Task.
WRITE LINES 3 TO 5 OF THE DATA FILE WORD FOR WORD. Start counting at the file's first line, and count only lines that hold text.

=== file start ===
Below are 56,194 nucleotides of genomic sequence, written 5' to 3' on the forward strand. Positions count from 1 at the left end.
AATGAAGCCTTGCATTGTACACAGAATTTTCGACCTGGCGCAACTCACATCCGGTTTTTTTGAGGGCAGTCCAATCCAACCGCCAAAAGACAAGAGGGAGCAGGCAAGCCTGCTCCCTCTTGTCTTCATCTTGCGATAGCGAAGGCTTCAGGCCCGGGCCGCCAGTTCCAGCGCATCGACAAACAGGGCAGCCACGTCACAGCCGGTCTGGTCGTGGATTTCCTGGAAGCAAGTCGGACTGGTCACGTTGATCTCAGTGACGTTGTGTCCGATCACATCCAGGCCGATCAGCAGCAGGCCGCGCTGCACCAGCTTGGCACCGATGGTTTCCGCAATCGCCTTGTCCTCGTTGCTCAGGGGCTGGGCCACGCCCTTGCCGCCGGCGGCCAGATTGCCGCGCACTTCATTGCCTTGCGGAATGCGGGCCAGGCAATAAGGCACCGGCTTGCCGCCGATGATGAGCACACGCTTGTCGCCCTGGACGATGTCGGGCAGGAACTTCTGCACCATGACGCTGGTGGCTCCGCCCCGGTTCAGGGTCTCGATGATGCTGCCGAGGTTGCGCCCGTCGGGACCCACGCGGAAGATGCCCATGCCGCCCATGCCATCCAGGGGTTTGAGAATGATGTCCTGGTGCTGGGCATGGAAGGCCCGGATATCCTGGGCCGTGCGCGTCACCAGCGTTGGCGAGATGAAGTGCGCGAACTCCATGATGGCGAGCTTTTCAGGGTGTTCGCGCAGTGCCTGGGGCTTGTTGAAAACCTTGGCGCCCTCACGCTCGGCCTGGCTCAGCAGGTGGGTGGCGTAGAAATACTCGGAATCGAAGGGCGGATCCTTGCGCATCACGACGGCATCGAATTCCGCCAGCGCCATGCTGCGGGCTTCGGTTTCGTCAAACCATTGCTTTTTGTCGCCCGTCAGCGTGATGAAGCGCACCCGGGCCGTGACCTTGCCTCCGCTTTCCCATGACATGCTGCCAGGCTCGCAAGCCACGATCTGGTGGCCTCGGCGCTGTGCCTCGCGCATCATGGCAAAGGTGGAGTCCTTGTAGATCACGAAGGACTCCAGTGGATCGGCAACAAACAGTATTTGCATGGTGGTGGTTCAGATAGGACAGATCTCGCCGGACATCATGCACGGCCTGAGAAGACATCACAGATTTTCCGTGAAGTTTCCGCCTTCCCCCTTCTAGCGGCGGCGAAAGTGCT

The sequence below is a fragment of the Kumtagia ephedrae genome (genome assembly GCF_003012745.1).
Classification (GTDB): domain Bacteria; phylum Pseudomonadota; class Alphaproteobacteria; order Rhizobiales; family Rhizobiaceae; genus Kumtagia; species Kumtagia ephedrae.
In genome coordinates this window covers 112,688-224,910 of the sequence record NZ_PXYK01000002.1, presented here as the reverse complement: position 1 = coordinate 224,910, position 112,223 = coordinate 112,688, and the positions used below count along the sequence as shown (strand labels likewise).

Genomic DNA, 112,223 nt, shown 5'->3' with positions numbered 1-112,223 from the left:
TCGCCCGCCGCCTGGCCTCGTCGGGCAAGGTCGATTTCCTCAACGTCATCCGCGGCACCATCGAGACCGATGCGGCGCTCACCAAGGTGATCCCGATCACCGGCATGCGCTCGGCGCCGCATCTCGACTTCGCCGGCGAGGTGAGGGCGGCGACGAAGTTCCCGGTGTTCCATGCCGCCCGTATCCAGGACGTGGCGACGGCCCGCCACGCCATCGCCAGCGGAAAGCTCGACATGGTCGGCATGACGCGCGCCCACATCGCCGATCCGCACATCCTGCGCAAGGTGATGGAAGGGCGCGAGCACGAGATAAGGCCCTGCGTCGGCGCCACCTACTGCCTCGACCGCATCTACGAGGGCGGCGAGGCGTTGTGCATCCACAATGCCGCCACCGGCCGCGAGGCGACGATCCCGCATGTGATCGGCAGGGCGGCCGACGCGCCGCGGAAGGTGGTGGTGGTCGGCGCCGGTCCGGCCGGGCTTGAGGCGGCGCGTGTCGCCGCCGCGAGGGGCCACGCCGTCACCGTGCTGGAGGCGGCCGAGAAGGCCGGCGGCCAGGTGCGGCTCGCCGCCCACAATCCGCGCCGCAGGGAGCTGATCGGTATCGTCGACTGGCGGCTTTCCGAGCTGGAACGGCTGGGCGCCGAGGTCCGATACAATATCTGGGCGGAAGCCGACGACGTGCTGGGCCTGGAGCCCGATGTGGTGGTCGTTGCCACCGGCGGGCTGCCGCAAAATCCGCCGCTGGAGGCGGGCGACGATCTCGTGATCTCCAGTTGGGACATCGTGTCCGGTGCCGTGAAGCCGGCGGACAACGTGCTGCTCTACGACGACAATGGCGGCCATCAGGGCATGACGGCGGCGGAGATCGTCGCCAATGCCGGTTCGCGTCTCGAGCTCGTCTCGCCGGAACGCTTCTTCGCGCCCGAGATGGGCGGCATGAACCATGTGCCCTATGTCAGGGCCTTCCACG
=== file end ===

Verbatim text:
The sequence below is a fragment of the Kumtagia ephedrae genome (genome assembly GCF_003012745.1).
Classification (GTDB): domain Bacteria; phylum Pseudomonadota; class Alphaproteobacteria; order Rhizobiales; family Rhizobiaceae; genus Kumtagia; species Kumtagia ephedrae.
In genome coordinates this window covers 112,688-224,910 of the sequence record NZ_PXYK01000002.1, presented here as the reverse complement: position 1 = coordinate 224,910, position 112,223 = coordinate 112,688, and the positions used below count along the sequence as shown (strand labels likewise).